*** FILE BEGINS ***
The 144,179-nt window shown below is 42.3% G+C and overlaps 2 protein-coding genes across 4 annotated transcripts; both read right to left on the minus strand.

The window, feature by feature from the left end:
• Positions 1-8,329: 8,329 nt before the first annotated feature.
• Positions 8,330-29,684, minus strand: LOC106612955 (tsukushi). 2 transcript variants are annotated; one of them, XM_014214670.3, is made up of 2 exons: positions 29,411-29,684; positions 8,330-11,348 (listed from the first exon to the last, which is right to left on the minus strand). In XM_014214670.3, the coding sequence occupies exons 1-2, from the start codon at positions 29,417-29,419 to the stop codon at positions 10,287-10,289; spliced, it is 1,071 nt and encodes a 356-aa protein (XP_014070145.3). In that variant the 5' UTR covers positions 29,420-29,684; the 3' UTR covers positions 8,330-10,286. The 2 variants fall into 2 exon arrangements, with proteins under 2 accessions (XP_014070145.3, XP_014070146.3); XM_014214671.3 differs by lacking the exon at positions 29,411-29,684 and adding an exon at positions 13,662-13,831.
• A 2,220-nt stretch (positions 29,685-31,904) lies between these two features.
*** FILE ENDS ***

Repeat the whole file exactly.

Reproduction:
The 144,179-nt window shown below is 42.3% G+C and overlaps 2 protein-coding genes across 4 annotated transcripts; both read right to left on the minus strand.

The window, feature by feature from the left end:
• Positions 1-8,329: 8,329 nt before the first annotated feature.
• Positions 8,330-29,684, minus strand: LOC106612955 (tsukushi). 2 transcript variants are annotated; one of them, XM_014214670.3, is made up of 2 exons: positions 29,411-29,684; positions 8,330-11,348 (listed from the first exon to the last, which is right to left on the minus strand). In XM_014214670.3, the coding sequence occupies exons 1-2, from the start codon at positions 29,417-29,419 to the stop codon at positions 10,287-10,289; spliced, it is 1,071 nt and encodes a 356-aa protein (XP_014070145.3). In that variant the 5' UTR covers positions 29,420-29,684; the 3' UTR covers positions 8,330-10,286. The 2 variants fall into 2 exon arrangements, with proteins under 2 accessions (XP_014070145.3, XP_014070146.3); XM_014214671.3 differs by lacking the exon at positions 29,411-29,684 and adding an exon at positions 13,662-13,831.
• A 2,220-nt stretch (positions 29,685-31,904) lies between these two features.